Previous     Incense & Resins     Magic Oils     Essential Oils     Seeds     Herbs     Supplies     Search    Main    Contact     Next

Myrtle engravingMyrtus communis
Myrtle
A tender perennial of Mediterranean origin, the myrtle is good for love/sex magick and for protection. It was the symbol of one of the Three Graces, and along with the dove, sparrow, and swan, represented Aphrodite. On April 1, the Romans celebrated Verticordia, the day of the heart-turner, Venus (Aphrodite): Goddess of Beauty, Mother of Love, Queen of Laugher, Mistress of the Grapes. Just as her statue was bathed and decked with new jewelry, woman bathed themselves in myrtle-scented water (which is good for the skin) and wore myrtle crowns. But the men were not left out--this day was also known as Fortuna Virilis, Men's Luck.  Nymphs of the myrtle tree gave us the arts of making cheese, keeping bees, and growing olives. Myrtle has often been associated with marriage, probably because it was originally connected with sex; it was a Victorian symbol of fidelity in marriage and is still thought to bring good luck at weddings. In English folklore, a marriage will follow shortly after a myrtle blooms. The myrtle is also protective; the nymph Daphne turned herself into a myrtle to escape being raped by Apollo. In Jewish mythology, Myrtle was a woman who turned into a myrtle tree after being murdered by townspeople for being a witch; this fits with a Greek story that the myrtle was once human and was speared to death by barbarous villagers--this is why its leaves have tiny holes in them.  Myrtle is considered a good ritual remedy for when one is threatened. In the past, Jews believed that eating myrtle leaves allowed a person to detect witches, and they also thought that if leaves crackled when they were crushed in the hand, the person's lover would be faithful. It was said in the Middle Ages that the Moors (Muslim Arabs who conquered Spain) used myrtle as a strewing herb on Midsummer, and the Catholic church used it as a strewing herb at Easter.  The smoke of its wood or leaves gives a bay/rosemary flavor to grilled food, as is done in Italy and Sardinia, but don't eat the leaves themselves. Use them to flavor vinegar or marinade. The berries can be used like juniper berries, and in some cultures were a substitute for black pepper; ancient Greeks nibbled them as breath freshener, and it was said that they made a wine that did not intoxicate. Myrtle is hardy only in warm climates where it doesn't go below 25F/-4C; there it will grow to 3-5 feet in 3 years and can reach 15ft/4.5 m. The sweet-scented white flowers bloom in summer and are followed by the black edible berries. It can also be grown indoors as a bonsai (max height indoors is 3 ft) and makes a good topiary plant, but watch out, guys - according to English folklore, myrtle will grow only if a woman plants it. Top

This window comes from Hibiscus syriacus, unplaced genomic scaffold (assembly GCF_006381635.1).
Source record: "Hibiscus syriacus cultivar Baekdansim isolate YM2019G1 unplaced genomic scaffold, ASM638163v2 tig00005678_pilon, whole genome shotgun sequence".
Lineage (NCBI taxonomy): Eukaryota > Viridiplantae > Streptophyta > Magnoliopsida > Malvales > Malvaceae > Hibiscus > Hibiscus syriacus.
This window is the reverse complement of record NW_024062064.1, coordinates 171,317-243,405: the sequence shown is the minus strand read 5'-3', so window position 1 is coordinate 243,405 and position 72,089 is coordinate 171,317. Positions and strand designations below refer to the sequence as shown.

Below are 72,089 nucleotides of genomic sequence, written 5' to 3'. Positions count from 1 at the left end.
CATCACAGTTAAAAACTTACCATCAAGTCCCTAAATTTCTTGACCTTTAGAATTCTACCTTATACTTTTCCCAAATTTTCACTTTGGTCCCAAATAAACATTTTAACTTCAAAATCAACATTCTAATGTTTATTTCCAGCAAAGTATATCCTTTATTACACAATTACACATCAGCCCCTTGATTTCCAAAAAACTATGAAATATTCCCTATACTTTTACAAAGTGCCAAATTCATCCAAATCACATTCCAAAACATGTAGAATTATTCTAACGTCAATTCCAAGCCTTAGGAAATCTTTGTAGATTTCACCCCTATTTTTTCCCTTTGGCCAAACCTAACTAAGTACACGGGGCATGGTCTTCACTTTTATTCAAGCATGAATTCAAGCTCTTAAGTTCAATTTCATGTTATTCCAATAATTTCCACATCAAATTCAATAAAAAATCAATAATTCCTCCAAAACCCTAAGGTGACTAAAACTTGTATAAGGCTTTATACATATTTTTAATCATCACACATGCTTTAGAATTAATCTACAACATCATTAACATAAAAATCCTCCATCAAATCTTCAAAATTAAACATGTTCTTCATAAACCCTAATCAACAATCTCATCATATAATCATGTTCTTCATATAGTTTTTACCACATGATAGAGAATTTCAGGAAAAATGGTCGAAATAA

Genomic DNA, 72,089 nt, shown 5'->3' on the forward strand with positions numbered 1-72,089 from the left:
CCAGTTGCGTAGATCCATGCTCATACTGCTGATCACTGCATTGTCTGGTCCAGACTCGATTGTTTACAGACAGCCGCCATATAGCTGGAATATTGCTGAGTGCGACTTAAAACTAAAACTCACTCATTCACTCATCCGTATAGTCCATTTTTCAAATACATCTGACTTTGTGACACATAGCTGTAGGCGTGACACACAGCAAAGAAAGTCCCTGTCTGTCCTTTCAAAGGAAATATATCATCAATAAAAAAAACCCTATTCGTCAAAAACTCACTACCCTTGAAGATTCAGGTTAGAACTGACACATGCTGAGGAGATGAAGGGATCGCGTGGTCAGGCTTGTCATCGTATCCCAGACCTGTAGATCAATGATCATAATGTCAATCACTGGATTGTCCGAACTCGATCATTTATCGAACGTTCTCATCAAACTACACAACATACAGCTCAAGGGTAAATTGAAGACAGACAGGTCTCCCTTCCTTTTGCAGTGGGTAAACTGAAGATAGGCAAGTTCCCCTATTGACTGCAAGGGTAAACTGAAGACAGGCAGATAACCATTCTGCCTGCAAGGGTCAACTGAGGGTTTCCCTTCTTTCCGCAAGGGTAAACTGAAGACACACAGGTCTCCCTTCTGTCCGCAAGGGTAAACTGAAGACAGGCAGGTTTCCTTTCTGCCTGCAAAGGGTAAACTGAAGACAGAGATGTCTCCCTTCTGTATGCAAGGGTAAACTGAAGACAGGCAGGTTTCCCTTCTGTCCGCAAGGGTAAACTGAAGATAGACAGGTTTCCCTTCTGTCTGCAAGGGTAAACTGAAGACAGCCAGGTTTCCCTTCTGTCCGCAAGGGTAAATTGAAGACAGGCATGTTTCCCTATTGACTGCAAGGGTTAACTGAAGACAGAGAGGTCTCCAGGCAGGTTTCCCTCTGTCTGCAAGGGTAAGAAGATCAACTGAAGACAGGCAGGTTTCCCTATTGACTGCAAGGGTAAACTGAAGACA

How to grow myrtle: Soak seed for 24 hours, then sow in Jiffy-7 or put in a small amount of damp sand in a baggie and store in the coldest part of your fridge (40F/4C) for 30-60 days. Sow, and it will germinate in 14-21 days. Or sow on Winter Solstice (see special directions on the Solstice Sowing page). Once they are up, transplant to full sun or light shade and rich, moist soil. This can be grown indoors as a bonsai in a bright east window or a few inches under fluorescent lights for 16 hrs/day (shoplights work). Put outside in light shade spring-fall. Inside, use a humidity tray or mist daily besides watering. Don't let it get dried out (but watch out for overwatering!). You can prune lightly throughout the season--this plant makes a great topiary. General growing info Top

Myrtus communis
Myrtle
25 seeds $3.50

Temporarily out of stock
View Your Shopping Cart  


Go to the dried herb
Go to the essential oil
Looking for bog myrtle?

Uses in Witchcraft & Magic:

Honoring Aphrodite
Love Magick
Protection
Venus Herb

2004, 2017 Harold A. Roth; No reproduction without permission